Why it makes sense to turn to experts for financial guidance


It is the end of vacation. The day before the children return to their boarding school. We would return tired after a hectic day that fitted last minute shopping lists, cravings for specific foods from specific places, and rushed appointments for haircuts and grooming. The husband was always bewildered at our long task list. He seldom participated in this part of the deal. But his skill sets were different.

When we walked down the next morning to leave for school, all the stuff we shopped for would be sorted, the children’s numbers inked with indelible ink on their uniforms as required by the school’s dhobi, ironed and packed into suitcases that neatly stood by the door. All checklists for school had been ticked off and breakfast would be on the table. The car would be fueled and parked on the porch. The husband always woke up at 4am and he was a master organiser of stuff and lists.

We do not appreciate diverse skills enough, I sometimes think. We get quite absorbed with what we can and cannot do. We may dismiss or deny what does not come naturally to us. We may routinely overestimate our ability to manage our tasks. We may even pride ourselves as being self sufficient. But we may be missing the benefits from looking around and seeking help with things we may not be good at doing. That might ease the burdens of our lives. Or as this column’s focus requires, save us from our money lying idle in the bank, tax returns not being filed in time, or insurance policies not claimed when mature.

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Open a worksheet to a class of junior salesmen and that is enough to put them off. Leave a chartered accountant with a complex worksheet filled with rows of numbers, he will pore through it and have it corrected for errors in a few hours. One set dislikes numbers; another thrives on it. It is commonplace in offices for some to claim reimbursements and submit vouchers in time and in order and for some to postpone it for ever or worse not care enough to claim what is due. Some like paperwork; some simply don’t.

Our money lives can be much better off if we are able to see where our skills lie and where we may need help. We may do much better if we are willing to include and take the help of others who can bring in the diversity of skills and attitudes our money requires. It is now common for a couple to manage their own money. There is enough evidence in literature about the differences in attitudes towards money that men and women exhibit. In a crisis, the man’s instinct is to act, while the woman chooses to wait; in a portfolio a man’s instinct is to churn; a woman’s is to hold for the long term. We don’t have to generalise to make the point that the money might do better with both attitudes than being driven by one of the two.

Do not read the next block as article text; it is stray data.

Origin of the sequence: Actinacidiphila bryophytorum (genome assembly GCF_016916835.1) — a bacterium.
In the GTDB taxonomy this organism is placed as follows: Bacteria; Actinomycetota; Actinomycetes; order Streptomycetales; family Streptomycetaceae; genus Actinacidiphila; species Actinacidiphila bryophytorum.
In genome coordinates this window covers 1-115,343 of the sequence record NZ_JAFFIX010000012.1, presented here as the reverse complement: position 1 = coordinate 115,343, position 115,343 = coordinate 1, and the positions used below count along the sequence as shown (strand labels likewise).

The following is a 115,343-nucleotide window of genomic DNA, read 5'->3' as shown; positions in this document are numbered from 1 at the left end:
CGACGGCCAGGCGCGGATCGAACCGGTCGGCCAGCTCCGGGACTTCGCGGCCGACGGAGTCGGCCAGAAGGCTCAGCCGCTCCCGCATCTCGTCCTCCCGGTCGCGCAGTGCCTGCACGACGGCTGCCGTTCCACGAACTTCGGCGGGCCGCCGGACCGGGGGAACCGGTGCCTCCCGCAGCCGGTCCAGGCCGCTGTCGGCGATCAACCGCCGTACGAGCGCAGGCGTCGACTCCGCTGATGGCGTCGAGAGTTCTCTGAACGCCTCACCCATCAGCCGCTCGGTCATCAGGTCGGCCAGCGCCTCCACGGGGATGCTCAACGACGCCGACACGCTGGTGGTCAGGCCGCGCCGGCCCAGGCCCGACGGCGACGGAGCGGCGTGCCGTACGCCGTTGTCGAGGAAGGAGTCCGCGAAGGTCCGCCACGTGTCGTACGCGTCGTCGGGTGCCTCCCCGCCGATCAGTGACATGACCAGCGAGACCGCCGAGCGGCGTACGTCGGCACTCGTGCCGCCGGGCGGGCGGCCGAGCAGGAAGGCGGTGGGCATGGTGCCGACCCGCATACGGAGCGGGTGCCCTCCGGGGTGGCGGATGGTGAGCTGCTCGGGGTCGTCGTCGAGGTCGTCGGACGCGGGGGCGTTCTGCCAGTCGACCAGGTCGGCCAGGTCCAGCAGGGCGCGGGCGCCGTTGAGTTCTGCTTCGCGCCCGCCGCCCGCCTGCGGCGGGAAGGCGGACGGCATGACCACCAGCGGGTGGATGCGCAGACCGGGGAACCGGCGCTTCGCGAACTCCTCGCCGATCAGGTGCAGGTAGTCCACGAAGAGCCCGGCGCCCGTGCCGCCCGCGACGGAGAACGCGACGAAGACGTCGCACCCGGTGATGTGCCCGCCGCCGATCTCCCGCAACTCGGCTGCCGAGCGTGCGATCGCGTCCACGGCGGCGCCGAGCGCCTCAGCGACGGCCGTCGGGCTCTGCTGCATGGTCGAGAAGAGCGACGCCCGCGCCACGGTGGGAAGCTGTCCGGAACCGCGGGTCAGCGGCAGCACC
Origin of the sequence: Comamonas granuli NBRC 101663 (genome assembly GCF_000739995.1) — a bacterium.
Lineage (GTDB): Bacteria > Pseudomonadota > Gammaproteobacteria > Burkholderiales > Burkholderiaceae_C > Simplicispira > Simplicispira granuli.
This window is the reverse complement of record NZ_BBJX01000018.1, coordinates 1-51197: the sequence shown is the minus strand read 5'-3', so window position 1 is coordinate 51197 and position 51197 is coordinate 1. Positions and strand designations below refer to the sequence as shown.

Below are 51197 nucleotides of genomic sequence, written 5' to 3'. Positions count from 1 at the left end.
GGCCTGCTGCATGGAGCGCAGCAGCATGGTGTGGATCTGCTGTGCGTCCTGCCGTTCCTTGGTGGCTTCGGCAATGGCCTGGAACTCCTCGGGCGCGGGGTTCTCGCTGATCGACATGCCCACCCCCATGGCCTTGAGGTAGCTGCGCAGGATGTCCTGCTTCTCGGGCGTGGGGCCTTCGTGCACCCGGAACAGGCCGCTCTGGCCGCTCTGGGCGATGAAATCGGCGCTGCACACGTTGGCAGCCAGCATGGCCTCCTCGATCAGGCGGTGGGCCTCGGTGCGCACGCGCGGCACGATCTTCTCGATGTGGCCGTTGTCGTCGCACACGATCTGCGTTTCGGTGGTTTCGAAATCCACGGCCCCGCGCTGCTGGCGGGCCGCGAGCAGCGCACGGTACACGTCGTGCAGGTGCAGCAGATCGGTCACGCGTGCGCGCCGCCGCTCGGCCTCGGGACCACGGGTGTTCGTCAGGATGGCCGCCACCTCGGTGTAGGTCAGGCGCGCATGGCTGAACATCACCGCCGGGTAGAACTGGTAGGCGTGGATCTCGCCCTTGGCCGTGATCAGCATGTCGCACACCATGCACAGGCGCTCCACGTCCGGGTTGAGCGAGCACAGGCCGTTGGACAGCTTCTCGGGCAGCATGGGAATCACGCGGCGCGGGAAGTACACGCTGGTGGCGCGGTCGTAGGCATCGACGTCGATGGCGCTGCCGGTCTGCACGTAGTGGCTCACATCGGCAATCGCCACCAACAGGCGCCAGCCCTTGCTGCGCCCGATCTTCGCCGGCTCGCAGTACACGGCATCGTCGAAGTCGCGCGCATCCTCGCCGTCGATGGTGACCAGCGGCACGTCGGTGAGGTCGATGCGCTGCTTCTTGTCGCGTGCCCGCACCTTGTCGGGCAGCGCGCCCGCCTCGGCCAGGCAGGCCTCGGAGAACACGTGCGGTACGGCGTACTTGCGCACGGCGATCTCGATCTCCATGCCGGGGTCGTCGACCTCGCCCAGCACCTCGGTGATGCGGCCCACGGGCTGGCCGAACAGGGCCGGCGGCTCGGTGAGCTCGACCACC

Are we able to make a complete list of strategies, tasks, actions, reviews and reorganisation that our money requires? Can we find out how we can do better if we involve someone with better skills so that these tasks are better accomplished? Investment groups and circles are a good example of thriving from diversity. A set of investors come together to discuss investment ideas. They talk in great detail; analyse numbers in depth; consider the investment from all angles and then make the decision. The diverse composition of the group contributes to the quality of the decisions.

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Many of us have a favoured uncle, a close friend or a trusted colleague on whom we lean on for advice. We know whom to go to when the credit card bills look too big to pay off; we know whom to ask before making the decision to upgrade to a bigger house; and we know whom to call if we need to choose between competing products. We all thrive from these networks. Of real people who can earnestly help, if we care to ask. The illusion of friendship and advice from broad brush social media platforms might be inferior to specific advice that comes from people who actually know us.

That may also be true for paid services. There are service providers who specialise in specific tasks. They enable us to work more efficiently with our money, our savings, our taxes, our investments and our paperwork. We may be better off utilising their services when our money suffers from our lack of focus. We spend a disproportionate amount of time earning and spending money, and fail to give our investments a deserving amount of attention. A financial adviser can help channel our savings to fund the long term financial goals we set for ourselves. A trained distributor may help us choose and execute investment decisions and take care of the processes. A chartered accountant can track our incomes, keep our asset accounts, help us keep our advance tax schedules, and file our tax returns.

We find it difficult to share, discuss and open up about our financial lives to others. But sometimes we may need just the skill the other has. A bad credit situation might push us to inaction, overcome as we are by guilt and shame. A credit counselor can work with the bank and hand hold us out of the mess. A good financial adviser can stop us from making wrong investments decisions and keep us on track through the ups for downs of the market.

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We may like the do-it-yourselves approach to our lives and finances. But rarely do we hold all the skills and attitudes required for the task. We may have the right information and intent, but suffer inertia when it comes to action. Notice how we can find other’s faults easily; or care for others in the family more than we do for ourselves. Everyone benefits from an outside pair of hands and legs. Diversification helps both the money and the man.

(The writer is Chairperson, Centre for Investment Education and Learning)



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